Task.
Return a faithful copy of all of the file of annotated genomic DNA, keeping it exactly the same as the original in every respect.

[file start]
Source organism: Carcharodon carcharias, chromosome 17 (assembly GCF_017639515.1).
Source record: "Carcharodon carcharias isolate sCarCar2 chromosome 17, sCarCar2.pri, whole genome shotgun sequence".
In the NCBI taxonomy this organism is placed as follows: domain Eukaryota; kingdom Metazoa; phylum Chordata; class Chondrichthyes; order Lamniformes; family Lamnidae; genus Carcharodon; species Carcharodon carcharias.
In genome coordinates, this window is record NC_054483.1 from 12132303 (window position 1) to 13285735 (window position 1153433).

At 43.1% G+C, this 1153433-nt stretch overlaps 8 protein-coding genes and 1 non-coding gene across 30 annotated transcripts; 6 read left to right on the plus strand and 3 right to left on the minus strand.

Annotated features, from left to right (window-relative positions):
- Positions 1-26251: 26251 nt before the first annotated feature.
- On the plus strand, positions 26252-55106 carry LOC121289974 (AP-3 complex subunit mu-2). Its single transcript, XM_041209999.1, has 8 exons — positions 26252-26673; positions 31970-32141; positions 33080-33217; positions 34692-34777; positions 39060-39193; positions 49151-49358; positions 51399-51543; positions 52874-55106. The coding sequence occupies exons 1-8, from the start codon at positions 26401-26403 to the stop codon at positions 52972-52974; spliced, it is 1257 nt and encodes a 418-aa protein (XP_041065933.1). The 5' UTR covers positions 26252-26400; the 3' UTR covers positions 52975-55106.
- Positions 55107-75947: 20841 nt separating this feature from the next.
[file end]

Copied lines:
Source organism: Carcharodon carcharias, chromosome 17 (assembly GCF_017639515.1).
Source record: "Carcharodon carcharias isolate sCarCar2 chromosome 17, sCarCar2.pri, whole genome shotgun sequence".
In the NCBI taxonomy this organism is placed as follows: domain Eukaryota; kingdom Metazoa; phylum Chordata; class Chondrichthyes; order Lamniformes; family Lamnidae; genus Carcharodon; species Carcharodon carcharias.
In genome coordinates, this window is record NC_054483.1 from 12132303 (window position 1) to 13285735 (window position 1153433).

At 43.1% G+C, this 1153433-nt stretch overlaps 8 protein-coding genes and 1 non-coding gene across 30 annotated transcripts; 6 read left to right on the plus strand and 3 right to left on the minus strand.

Annotated features, from left to right (window-relative positions):
- Positions 1-26251: 26251 nt before the first annotated feature.
- On the plus strand, positions 26252-55106 carry LOC121289974 (AP-3 complex subunit mu-2). Its single transcript, XM_041209999.1, has 8 exons — positions 26252-26673; positions 31970-32141; positions 33080-33217; positions 34692-34777; positions 39060-39193; positions 49151-49358; positions 51399-51543; positions 52874-55106. The coding sequence occupies exons 1-8, from the start codon at positions 26401-26403 to the stop codon at positions 52972-52974; spliced, it is 1257 nt and encodes a 418-aa protein (XP_041065933.1). The 5' UTR covers positions 26252-26400; the 3' UTR covers positions 52975-55106.
- Positions 55107-75947: 20841 nt separating this feature from the next.